Another check in at the LwL coffeehouse.
It’s fun to sometimes speculate about the kinds of people who make for dodgy limerent objects. It’s also useful to adopt a more mocking or cynical view of your LO if you are trying to deprogram yourself out of the trap of limerent idealisation. It helps counter the unrealistically shiny view of them that limerence brings.
One personality type that I haven’t considered before is the so-called dark empath. Here’s a video primer:
Although it sounds a bit like a character from a fantasy novel, a dark empath is someone who is able to perceive and understand other people’s emotions, but is not moved to care about them or sympathise. They don’t mirror other people’s emotions, they just monitor them.
Someone with this trait would make for a formidable limerent object. If you feel the glimmer for a dark empath, they would be very effective at keeping you hooked. They’d notice your regard, for one thing, they’d know how to behave to manipulate your emotions, and they’d probably get away with it because you’d be too limerent to pick up on the underlying insincerity.
They’d also have no compunction about hurting you, once they’d got what they wanted.
It seems a contradictory mix, this combination of empathy and dark triad traits, but it makes a sort of sense that someone would be able to sense others emotions even if they didn’t care about them.
Looking back over my life, I can think of someone who fits the description. He had an amazing facility for making friends quickly and deeply, but people who had known him for longer often ended up suspicious of him and his motives.
Many of them had been burned by getting too close to him – being drawn into his life and his schemes, and then struggling to extricate themselves because they felt indebted – and ending up entangled in his frequent dramas. He also had much more success with women than I would have (naively) predicted.
I could see him fitting the dark empath mold. He wasn’t callous; he was attentive, considerate, outwardly compassionate, but there was something just a bit off – like he was acting the role of a empath, rather than, you know, actually caring.
In the end, most of his relationships broke down.
So, I think we can safely add the dark empaths to the list of unsuitable LOs.
And cross fingers and toes that we never become besotted with one…
Limerent Emeritus says
Clip of the Day:. “Reflections on Empathy” – Heinz Kohut (1981)
Pay attention starting at 1:45.
I think I’ve encountered one or two dark empaths but I never dated any.
Oh my goodness!! Narcissistic didn’t quite fit a former LO but came close due to his lack of accountability and self awareness… but this diagnosis is spot on!!!
I think he was so addictive because he appeared to care SO MUCH and almost seemed to read my mind and my thoughts… eerily so, now that I think of it.
He was so thoughtful and always there for me in any crisis or reason to celebrate… but there was always this slight unease, me wondering if all this empathy was real.
And the way things turned out, he definitely didn’t truly care about my feelings.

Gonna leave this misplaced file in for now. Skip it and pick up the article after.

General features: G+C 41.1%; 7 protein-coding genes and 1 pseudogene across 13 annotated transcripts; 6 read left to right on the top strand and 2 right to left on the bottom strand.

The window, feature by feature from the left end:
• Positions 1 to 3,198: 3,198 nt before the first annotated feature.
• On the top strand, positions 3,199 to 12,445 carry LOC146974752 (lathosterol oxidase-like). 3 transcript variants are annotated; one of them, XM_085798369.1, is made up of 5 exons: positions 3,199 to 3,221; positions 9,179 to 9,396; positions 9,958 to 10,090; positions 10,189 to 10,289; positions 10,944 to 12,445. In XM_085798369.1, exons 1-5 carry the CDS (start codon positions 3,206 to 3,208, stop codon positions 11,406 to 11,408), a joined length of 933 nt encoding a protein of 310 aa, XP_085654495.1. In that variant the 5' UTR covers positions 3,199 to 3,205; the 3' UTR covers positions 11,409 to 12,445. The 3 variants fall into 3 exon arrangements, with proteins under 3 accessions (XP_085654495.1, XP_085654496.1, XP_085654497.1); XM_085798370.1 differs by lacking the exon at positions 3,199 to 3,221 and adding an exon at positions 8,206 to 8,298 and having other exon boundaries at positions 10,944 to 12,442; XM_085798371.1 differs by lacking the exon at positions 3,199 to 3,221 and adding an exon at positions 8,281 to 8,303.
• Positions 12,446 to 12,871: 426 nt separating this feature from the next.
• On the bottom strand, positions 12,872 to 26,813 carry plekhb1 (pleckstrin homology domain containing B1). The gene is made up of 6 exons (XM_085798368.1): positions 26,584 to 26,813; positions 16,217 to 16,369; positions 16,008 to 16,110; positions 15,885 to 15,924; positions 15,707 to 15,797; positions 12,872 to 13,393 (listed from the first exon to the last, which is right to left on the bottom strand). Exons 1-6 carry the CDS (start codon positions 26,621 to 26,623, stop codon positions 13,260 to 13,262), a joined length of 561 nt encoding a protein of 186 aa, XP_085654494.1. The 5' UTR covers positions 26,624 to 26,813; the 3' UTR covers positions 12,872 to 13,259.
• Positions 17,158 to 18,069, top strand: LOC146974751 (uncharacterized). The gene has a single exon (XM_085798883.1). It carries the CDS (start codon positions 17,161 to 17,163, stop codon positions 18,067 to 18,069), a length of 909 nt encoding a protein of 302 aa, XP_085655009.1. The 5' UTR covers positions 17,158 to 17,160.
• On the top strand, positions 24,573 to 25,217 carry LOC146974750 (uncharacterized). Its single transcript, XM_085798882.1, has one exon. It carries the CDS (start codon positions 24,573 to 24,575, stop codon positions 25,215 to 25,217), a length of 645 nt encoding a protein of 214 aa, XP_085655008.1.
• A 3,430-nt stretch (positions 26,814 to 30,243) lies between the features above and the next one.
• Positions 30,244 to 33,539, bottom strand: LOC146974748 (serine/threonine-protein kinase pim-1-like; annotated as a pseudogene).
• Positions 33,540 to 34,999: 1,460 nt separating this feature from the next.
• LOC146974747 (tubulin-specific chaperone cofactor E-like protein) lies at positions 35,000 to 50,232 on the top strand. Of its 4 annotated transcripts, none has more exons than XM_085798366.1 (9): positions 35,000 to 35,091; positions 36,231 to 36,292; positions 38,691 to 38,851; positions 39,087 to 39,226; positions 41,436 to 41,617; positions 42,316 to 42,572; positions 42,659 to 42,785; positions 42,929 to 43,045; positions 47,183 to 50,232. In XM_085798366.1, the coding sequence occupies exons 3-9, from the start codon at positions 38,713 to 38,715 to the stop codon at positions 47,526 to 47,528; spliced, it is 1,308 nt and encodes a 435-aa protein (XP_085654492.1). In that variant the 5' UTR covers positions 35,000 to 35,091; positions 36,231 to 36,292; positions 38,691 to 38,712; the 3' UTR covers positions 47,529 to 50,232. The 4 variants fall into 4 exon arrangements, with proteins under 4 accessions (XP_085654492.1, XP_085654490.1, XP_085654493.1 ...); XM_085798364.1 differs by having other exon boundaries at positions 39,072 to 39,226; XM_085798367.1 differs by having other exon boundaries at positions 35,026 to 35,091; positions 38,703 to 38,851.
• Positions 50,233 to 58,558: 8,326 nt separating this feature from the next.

And he did have a history of long term relationships turning into disasters.
Fascinating stuff here!!
Yeah, I think this kind of fits the bill of the people I seemed to end up attracted to, in the past. Ugh.
Limerent Emeritus says
WRT: The Dark Triad:
In “Snakes In Suits: When Psychopaths Go To Work,” Hare & Babiak estimated that 3.9% of top-level executives showed psychopathic traits, over double that of the general population. Later estimates, put the executive rate at 8%-12%. (https://www.forbes.com/sites/jackmccullough/2019/12/09/the-psychopathic-ceo/?sh=7660e413791e)
The rate of psychopathy in prisons is estimated to be 15%. Maybe people think CEOs are crooks because they may really be crooks.
I’ve never worked for a psychopath but I had a clinically diagnosed psychopath working for me in the Navy. Dealing with him was something right out of “One Flew Over The Cuckoo’s Nest,” except we didn’t lobotomize him. We took him to the brig in irons and he was booted out of the Navy.
After reading Herve Cleckley’s “The Mask of Sanity” (https://en.wikipedia.org/wiki/The_Mask_of_Sanity), I’m convinced one of my wife’s best HS friends is a psychopath. My wife agrees. The woman still owes us $300.
My accountant claimed she married a psychopath and the marriage counselor told her to get rid of him and watch her back. She was deathly afraid that that psychopathy was genetic and her son might develop into one. She’s a CPA and her ex almost destroyed her financially. Had he father not intervened, her ex likely would have. It took her years to recover. My accountant turned me on to Cleckley.
If you have to deal with one, they can be a real handful. I can imagine it’s worse if you’re sleeping with one.
I wonder whether this is a permanent personality trait or whether it can also be temporary.
I’m usually more of a real empath, but once I started to become too attracted to a potential LO + texted with her in secret, hiding from SO that I met and kissed her once, I definitely turned dark.
I still very much understood my SO, knew what to say and do, but no longer felt anything. Instead, I’d cherish every opportunity to be by myself and in touch with the potential LO – who is probably a dark empath herself.
When I disclosed to SO + she made me cut contact, I was totally mad at her in that moment. But the next day I felt totally relieved – as if some evil part of me was gone and I was able to see my SO in a loving way again.